The issue of bullying starts at home
As reporters and local media members, a big part of our job is to study trends and subtle changes to our community.
So in our editorial today, we wanted to take on a subject that we’ve been hearing a lot more about in recent years: bullying.
At The Times, we hold office hours, but are never truly 100 percent closed for business. Our editorial team is comprised 100 percent of people who people who were born and bred in the Houma-Thibodaux area. We may not always be on the clock, but we are always out in the community listening to the concerns of people like us. We also closely monitor commentary on all of our social media platforms — literally reading every, single message and every, single comment we receive on anything we post.
And in our work in the past several years, bullying is a topic that parents and students have said is becoming a growing problem in the area.
In this week’s piece by Colin Campo regarding the merger of two schools in Terrebonne Parish, the concerns were raised again by parents who were opposed to the move citing that they were fearful that their child would be bullied by other children once the move is made.
The purpose of this editorial is not to poke holes in the bullying policy of the Lafourche, nor Terrebonne Parish School Systems.
By and large, we believe both school districts have been relatively pro-active in trying to curb the problem. In our story on Page A1, Terrebonne Schools Superintendent Philip Martin detailed the parish’s plan to handle bullying concerns, namely having full-time counselors on staff to give students a voice to fight back.
But we believe that bullying and aggression toward others is not a natural instinct in a child. We believe (as do scientists) that bully-like tendencies are learned behaviors — either by things a child sees happen at home or by things a child consumes through visual mediums (TV, YouTube, video games, etc.)
So knowing that, we’d like to issue the challenge today to all parents (or even those who are not biological parents, but who are raising children) to do a little more to show love and care to their young ones in hopes that they will pay that love forward onto others.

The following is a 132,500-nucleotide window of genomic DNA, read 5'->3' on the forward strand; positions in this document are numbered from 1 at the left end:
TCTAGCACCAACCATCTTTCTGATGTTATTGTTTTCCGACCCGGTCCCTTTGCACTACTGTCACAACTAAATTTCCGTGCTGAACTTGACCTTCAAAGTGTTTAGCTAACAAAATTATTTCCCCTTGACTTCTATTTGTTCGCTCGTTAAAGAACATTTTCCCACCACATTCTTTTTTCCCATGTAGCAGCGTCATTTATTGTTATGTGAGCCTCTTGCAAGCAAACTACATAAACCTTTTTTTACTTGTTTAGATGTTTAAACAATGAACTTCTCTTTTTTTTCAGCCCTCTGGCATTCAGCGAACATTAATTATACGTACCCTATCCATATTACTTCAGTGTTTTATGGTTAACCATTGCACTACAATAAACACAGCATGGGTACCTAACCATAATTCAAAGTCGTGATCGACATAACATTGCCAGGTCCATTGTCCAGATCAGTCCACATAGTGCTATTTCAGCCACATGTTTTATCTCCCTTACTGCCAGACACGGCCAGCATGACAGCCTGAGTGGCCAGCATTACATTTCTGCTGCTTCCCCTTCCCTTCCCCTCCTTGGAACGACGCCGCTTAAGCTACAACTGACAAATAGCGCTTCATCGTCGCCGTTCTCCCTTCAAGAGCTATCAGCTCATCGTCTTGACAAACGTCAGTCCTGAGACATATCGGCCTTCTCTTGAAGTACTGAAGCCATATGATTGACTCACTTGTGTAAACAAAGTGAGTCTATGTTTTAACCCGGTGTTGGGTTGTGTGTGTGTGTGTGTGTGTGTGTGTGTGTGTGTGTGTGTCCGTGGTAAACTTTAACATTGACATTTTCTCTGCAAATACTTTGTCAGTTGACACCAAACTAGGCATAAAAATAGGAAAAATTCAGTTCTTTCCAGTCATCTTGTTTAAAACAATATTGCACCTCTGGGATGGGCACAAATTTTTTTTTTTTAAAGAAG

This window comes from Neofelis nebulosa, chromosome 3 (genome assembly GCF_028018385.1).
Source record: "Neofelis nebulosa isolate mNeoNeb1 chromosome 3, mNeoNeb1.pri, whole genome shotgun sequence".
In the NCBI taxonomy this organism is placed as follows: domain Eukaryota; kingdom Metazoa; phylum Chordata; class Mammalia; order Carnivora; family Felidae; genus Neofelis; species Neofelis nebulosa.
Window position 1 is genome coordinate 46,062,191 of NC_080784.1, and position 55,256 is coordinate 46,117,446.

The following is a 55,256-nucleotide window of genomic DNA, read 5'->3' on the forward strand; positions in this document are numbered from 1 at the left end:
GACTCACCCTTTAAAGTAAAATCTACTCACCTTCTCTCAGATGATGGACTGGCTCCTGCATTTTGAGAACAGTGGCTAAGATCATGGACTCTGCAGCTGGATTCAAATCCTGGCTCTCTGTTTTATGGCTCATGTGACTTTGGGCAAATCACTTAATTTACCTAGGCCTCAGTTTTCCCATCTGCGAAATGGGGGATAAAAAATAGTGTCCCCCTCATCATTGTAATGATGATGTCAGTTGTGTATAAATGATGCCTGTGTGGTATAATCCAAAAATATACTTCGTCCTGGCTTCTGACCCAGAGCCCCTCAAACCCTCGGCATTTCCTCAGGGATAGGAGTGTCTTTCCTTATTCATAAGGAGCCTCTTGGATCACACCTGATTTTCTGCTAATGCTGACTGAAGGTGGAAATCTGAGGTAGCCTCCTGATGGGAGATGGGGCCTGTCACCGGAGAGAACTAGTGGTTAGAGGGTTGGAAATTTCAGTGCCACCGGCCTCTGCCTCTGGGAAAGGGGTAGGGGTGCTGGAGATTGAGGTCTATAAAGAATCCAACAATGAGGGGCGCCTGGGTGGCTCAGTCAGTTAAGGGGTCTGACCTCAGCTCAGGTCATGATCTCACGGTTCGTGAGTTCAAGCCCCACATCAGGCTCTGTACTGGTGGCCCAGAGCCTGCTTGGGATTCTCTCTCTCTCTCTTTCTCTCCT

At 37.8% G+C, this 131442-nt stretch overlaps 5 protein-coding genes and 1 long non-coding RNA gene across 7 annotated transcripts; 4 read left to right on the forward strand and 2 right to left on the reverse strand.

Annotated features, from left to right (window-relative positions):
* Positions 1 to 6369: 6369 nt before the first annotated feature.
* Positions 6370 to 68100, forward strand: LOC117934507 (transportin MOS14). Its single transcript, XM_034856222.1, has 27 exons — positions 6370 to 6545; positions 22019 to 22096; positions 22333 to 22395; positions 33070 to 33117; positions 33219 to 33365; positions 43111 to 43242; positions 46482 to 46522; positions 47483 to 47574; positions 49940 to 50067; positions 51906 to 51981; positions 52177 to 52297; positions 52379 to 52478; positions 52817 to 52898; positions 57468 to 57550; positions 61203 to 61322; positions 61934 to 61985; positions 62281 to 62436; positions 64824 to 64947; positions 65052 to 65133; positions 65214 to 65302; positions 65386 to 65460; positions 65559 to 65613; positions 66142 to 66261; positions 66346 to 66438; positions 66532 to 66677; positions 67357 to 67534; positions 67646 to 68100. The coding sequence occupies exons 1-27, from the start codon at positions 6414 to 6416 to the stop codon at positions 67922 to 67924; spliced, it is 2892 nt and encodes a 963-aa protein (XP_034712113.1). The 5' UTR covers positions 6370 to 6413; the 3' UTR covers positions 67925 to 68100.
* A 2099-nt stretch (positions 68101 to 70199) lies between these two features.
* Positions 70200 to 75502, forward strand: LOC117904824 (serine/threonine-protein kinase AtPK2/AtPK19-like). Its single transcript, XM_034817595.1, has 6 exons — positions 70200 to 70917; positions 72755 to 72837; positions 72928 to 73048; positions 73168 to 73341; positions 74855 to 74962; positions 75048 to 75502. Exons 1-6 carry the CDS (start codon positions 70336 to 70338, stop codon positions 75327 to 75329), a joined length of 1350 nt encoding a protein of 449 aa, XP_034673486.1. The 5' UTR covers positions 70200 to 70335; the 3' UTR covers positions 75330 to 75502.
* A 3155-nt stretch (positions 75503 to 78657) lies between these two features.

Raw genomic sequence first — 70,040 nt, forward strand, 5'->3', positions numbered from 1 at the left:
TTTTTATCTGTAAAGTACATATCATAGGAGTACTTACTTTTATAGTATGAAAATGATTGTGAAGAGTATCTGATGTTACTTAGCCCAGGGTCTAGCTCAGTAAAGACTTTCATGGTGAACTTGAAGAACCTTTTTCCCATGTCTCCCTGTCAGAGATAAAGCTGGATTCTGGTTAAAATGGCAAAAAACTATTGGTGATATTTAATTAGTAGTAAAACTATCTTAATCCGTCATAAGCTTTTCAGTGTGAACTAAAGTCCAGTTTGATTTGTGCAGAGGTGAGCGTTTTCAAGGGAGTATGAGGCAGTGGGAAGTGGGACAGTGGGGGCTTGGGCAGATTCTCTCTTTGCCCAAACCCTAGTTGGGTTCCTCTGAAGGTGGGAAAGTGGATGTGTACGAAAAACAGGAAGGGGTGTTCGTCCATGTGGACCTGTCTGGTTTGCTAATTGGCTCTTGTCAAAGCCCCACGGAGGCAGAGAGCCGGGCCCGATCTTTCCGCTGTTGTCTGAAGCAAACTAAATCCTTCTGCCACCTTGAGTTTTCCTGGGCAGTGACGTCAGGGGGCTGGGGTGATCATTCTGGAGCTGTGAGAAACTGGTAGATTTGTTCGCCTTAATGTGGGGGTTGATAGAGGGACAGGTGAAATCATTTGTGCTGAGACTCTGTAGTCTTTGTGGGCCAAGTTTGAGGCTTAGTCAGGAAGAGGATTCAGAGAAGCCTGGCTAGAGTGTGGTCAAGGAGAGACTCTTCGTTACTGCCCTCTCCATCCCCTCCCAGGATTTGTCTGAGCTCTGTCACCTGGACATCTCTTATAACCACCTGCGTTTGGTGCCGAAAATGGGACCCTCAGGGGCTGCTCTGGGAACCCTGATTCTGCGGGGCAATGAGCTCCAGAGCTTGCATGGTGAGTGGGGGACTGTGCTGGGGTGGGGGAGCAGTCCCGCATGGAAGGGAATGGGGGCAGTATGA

The systems and channels in place in our school system are wonderful, but children are only in school 9 months out of the year and for 8 hours per day. That means that for every two-thirds of a given day, a child is at home in the presence of family.
So it has to be a team effort between the home and the schools to help limit this issue as best we can.
Do more things with your children to show them that they are loved.
Encourage them to pursue hobbies, sports or other things to stay active. Those activities teach life lessons, build confidence and also communication skills. All of those go a long way in teaching young people how to treat others with love and respect.
Take your child places. Let them see as many things as they can.
We’re not talking about vacations and lavish trips. If not on a loose budget, go to public parks. There are several locally. Every, single one is 100 percent free of charge. Attend local sporting events at the high school — or even the collegiate level. Did you know that several of Nicholls’ athletic events are free of charge? And almost every, single one of their programs (if not all of them) feature local faces who serve as inspiration that great things are possible through hard work and dedication to a craft.
But perhaps more important than any of these — let your child be a child; for as long as possible.
In today’s fast-paced world, young people are asked to grow up faster now than ever before — often when they’re not ready.
Be patient with our youth. Allow them to be kids. Help them through mistakes and show them the way.
It doesn’t sound like much, does it?
But we promise — if every household in the Houma-Thibodaux area did just a little better job in supporting our youth, we promise that the issue of bullying would shrink and be far less of a problem tomorrow than it is today.
We applaud schools for the work they’re doing.
But there’s only so much that can be done given the time they have kids on a day-to-day basis.
We, as parents, have to do more, too.
Together, we can push back.
Because no child should have to be afraid to go to school.
And all children should be able to have fun being kids without fear of being judged or picked on.